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Working Better with Age: Japan

image of Working Better with Age: Japan

Currently, Japan has the highest old-age dependency ratio of all OECD countries, with a ratio in 2017 of over 50 persons aged 65 and above for every 100 persons aged 20 to 64. This ratio is projected to rise to 79 per hundred in 2050. The rapid population ageing in Japan is a major challenge for achieving further increases in living standards and ensuring the financial sustainability of public social expenditure. However, with the right policies in place, there is an opportunity to cope with this challenge by extending working lives and making better use of older workers' knowledge and skills. This report investigates policy issues and discusses actions to retain and incentivise the elderly to work more by further reforming retirement policies and seniority-wages, investing in skills to improve productivity and keeping up with labour market changes through training policy, and ensuring good working conditions for better health with tackling long-hours working culture.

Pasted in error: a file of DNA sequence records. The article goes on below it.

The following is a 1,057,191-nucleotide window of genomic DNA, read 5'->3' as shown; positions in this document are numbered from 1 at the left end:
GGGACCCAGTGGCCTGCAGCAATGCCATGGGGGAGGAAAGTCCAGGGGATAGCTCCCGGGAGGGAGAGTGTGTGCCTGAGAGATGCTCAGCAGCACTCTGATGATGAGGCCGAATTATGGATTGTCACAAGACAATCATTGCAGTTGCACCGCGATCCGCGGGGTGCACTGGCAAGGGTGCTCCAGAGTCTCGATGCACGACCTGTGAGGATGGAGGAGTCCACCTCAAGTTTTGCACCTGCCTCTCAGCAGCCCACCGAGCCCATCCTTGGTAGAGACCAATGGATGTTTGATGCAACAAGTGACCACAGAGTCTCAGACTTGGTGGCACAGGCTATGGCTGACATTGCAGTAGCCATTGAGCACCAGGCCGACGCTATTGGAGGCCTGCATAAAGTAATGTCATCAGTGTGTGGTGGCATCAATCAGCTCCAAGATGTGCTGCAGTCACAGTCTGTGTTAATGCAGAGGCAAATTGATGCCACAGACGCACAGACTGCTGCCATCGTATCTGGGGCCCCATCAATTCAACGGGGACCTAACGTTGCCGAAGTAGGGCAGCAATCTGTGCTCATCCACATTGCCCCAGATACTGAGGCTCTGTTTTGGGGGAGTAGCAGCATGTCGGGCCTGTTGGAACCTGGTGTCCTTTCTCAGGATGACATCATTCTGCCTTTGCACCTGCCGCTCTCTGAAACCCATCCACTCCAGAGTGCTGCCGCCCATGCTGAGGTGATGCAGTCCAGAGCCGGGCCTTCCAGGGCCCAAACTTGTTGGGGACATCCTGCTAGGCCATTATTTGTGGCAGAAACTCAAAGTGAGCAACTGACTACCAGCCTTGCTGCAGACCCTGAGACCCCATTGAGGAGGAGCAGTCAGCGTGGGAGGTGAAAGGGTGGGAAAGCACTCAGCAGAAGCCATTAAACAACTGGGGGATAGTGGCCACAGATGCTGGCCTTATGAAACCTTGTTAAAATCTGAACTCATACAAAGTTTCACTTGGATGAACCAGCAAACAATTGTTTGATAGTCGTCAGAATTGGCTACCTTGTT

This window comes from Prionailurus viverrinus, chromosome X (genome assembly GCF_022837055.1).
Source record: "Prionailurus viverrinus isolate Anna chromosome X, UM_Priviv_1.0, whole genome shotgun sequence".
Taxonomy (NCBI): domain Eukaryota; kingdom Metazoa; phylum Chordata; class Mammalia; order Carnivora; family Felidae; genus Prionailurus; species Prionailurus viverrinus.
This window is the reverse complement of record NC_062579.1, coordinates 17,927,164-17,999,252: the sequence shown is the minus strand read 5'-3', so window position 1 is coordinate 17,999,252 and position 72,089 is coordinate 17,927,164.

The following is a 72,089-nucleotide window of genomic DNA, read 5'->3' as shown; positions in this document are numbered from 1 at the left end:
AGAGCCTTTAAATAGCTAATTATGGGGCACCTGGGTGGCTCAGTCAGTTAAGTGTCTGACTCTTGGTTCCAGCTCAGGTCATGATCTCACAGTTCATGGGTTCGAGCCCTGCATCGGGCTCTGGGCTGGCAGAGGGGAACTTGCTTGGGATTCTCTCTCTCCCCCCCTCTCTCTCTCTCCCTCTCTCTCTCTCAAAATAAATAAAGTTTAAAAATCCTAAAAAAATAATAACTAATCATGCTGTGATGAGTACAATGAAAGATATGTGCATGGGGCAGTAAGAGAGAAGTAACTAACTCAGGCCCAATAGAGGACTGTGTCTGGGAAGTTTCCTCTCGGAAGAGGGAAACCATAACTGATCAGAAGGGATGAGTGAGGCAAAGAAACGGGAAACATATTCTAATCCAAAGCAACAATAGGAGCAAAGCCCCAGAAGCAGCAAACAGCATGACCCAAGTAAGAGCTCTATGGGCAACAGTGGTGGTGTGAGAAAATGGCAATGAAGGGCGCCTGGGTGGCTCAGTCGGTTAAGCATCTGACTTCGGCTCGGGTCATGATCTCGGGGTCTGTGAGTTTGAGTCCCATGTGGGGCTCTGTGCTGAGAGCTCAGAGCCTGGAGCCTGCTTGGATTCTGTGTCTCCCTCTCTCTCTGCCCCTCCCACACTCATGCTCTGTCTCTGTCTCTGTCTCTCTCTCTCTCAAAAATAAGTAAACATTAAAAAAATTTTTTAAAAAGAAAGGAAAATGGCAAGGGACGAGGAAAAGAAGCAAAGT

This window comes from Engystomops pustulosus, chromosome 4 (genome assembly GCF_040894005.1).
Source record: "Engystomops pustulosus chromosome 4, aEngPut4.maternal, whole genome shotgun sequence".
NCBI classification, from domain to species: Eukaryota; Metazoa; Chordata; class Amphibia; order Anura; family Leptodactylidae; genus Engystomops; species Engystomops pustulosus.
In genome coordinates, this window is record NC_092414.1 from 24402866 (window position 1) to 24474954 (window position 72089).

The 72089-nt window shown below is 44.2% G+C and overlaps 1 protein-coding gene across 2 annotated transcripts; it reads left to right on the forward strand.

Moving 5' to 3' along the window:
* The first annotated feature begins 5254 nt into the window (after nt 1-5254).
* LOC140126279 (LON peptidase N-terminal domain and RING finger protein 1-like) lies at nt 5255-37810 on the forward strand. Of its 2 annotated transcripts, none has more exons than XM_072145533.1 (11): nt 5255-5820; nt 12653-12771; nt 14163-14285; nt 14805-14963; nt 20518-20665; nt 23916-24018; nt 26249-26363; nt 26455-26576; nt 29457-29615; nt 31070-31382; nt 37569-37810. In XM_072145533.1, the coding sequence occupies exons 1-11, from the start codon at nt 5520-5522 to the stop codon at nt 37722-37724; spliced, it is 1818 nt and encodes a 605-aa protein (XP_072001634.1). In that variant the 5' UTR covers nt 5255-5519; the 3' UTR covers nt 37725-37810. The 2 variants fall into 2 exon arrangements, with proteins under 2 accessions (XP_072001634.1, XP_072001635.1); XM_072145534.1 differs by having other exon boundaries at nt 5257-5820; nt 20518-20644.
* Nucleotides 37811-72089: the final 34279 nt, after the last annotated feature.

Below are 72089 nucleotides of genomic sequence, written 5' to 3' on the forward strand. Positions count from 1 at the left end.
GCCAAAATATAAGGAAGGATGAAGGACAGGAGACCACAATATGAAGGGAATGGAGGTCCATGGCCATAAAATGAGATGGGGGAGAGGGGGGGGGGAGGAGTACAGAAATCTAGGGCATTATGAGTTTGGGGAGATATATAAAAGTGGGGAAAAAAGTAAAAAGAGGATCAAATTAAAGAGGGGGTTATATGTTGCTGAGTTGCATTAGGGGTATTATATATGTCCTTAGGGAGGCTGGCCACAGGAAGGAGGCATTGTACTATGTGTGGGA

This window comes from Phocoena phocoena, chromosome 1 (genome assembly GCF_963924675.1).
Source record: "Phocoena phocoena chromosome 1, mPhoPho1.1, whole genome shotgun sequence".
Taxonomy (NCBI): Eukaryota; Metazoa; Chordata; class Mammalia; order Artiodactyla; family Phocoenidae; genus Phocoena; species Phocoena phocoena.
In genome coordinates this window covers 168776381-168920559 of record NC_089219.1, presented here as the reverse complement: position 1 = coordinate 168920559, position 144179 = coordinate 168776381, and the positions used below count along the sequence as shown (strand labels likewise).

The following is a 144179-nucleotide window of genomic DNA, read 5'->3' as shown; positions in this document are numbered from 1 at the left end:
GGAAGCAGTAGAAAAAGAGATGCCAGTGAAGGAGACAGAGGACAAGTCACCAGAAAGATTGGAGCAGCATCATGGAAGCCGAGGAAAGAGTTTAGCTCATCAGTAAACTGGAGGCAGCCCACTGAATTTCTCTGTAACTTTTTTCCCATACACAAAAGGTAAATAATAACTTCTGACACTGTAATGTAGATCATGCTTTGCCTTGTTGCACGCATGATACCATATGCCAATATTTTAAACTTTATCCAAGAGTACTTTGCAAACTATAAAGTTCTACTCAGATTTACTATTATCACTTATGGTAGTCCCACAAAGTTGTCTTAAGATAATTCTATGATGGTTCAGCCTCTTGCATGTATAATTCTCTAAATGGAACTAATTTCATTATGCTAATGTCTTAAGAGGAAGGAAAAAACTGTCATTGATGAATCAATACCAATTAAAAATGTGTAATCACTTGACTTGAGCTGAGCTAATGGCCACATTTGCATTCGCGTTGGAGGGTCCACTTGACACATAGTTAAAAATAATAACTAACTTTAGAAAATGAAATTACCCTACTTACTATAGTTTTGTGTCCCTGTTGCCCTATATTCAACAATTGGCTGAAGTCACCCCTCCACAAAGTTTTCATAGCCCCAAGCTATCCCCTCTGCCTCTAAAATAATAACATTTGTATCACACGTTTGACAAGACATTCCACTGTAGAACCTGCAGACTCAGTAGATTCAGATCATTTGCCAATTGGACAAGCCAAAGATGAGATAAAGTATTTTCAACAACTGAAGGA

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Foreword

Given the phenomenon of rapid ageing, providing people with better incentives and choices to work at an older age is tremendously important, both in order to promote economic growth and to help sustain public social expenditures. Therefore, in 2011 the OECD Employment, Labour and Social Affairs (ELS) Committee decided to carry out a new series of policy reviews to encourage greater labour market participation at an older age, by fostering employability, job mobility and labour demand. It builds upon previous work that the OECD has conducted in this area in the Ageing and Employment Policies series, summarised in the Organisation’s major cross-country report Live Longer, Work Longer, published in 2006.

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